Over 10,000 unconventional (Marcellus) wells have currently been permitted in Pennsylvania and projections of over 60,000 wells by 2030 have been made, yet little research exists to determine potential affects on stream ecosystems. Since 2011 we have been engaged in an endeavor examining potential impact of Unconventional Natural Gas Development (UNGD) on aquatic ecosystems across Pennsylvania. All streams study sites are at various stages of UNGD, and we are currently assessing water chemistry, biodiversity, genomic variation, contaminant biomagnification (mercury), and trophic food web structure. This project is a collaborative effort and involves the Lamendella Lab from Juniata College, the U.S. Geological Survey, and the Hazen Lab from the University of Tennessee, Knoxville. The Colcom Foundation provided financial support to help start this research endeavor, and continued support has come from the Howard Hughes Medical Institute (HHMI), Geisinger Health Systems , the Foundation for Pennsylvania Watersheds and concerned citizens.
The Juniata River basin is one of the most diverse watersheds in the northeastern US and faces numerous anthropogenic and natural pressures. Micropterus dolomieu (smallmouth bass- SMB) are a predominant fish throughout the Juniata basin, and recent work suggests that SMB health is being negatively affected, threatening long-term sustainability of the fishery. The overall goal of this project is to assess threats to SMB populations in the Juniata River basin and study the effects of different land-uses on stream physiochemical properties, agrochemical concentrations, and SMB health. This project is made possible with financial support from the U.S. Fish and Wildlife Service.
Since 2008, the Grant Lab has partnered with the U.S. Fish and Wildlife Service and more recently the National Fish and Wildlife Foundation towards quantifying ecological gains associated with common stream and wetland restoration efforts. Thousands of stream and wetland restoration projects are conducted each year across the Northeast towards rehabilitating degraded ecosystems. However, little information is available to determine how successful these restoration efforts are to the ecosystem. Our ongoing efforts are helping to shape future restoration efforts to maximize rehabilitation of historically degraded aquatic ecosystems.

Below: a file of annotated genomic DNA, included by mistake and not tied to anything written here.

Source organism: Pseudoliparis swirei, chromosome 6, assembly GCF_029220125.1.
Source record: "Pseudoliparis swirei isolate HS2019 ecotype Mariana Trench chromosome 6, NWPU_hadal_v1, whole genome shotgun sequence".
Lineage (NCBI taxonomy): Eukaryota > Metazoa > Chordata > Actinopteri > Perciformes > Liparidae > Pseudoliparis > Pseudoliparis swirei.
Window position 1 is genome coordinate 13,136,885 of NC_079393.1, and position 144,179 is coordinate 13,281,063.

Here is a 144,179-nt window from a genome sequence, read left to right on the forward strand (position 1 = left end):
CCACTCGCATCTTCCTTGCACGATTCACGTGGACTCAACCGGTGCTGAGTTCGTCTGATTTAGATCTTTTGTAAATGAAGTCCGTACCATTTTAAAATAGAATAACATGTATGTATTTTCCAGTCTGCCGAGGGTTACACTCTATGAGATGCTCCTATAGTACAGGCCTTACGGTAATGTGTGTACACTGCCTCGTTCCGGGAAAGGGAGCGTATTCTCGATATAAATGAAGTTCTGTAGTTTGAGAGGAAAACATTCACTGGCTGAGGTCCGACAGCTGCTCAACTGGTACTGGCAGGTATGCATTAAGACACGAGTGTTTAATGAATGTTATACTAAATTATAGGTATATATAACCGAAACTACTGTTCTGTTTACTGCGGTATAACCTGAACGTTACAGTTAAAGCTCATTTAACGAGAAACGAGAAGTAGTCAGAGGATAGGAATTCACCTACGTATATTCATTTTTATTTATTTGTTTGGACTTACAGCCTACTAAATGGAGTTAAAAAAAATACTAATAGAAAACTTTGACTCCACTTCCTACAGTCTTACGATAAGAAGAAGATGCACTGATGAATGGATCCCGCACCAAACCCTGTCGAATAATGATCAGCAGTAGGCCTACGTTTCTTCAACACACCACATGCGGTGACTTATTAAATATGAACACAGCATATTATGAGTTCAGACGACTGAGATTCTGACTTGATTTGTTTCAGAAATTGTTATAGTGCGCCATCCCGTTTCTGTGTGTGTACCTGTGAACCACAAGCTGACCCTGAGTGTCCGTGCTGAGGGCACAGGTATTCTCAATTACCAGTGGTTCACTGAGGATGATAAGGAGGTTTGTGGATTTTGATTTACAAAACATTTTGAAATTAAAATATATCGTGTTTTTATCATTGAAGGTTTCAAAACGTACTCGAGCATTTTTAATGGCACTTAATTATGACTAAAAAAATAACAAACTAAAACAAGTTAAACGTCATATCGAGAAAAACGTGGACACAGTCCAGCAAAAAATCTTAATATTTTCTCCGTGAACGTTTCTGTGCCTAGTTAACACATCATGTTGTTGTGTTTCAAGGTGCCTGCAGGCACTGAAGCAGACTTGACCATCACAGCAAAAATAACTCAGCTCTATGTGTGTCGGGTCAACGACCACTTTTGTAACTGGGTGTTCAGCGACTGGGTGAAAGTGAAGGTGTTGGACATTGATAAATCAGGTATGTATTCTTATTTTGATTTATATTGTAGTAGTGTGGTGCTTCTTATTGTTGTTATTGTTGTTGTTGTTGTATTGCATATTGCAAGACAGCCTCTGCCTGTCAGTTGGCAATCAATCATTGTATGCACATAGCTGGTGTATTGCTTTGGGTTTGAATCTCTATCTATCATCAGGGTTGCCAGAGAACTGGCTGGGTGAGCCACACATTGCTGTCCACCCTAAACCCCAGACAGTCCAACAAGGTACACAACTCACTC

Of Pennsylvania’s 86,000 stream miles, nearly 64,000 miles have never been surveyed for fish assemblages. We have partnered with the Pennsylvania Fish and Boat Commission and the National Fish and Wildlife Foundation in the Unassessed Waters Initiative since 2011 to survey streams across Pennsylvania for the presence of wild trout. To date, we have surveyed over 250 streams and nearly half of these were found to have naturally reproducing wild brook trout populations. This information has enabled the Pennsylvania Department of Environmental Protection (DEP) to protect these streams and their wetlands from development activities in watersheds. This project has also received support from the Coldwater Heritage Partnership, the Little Juniata River Association, the Blair County Conservation District, the Spring Creek Chapter of Trout Unlimited, the John Kennedy Chapter of Trout Unlimited, and the Altoona City Water Authority
Abandoned mine drainage (AMD) impacts 20,000 km of streams across the United States. Significant money is spent each year on attempts to remediate acidic, metal laden water issuing from old mines. While remediation of AMD has shown significant promise, little is known about how remediation impacts are impacting mercury (Hg) concentration and microbial communities in receiving streams. Our ongoing work has involved partnering with Trout Unlimited and the Lamendella lab and we have found decreased Hg concentrations downstream of treatment systems- and are working towards explaining these unexpected findings.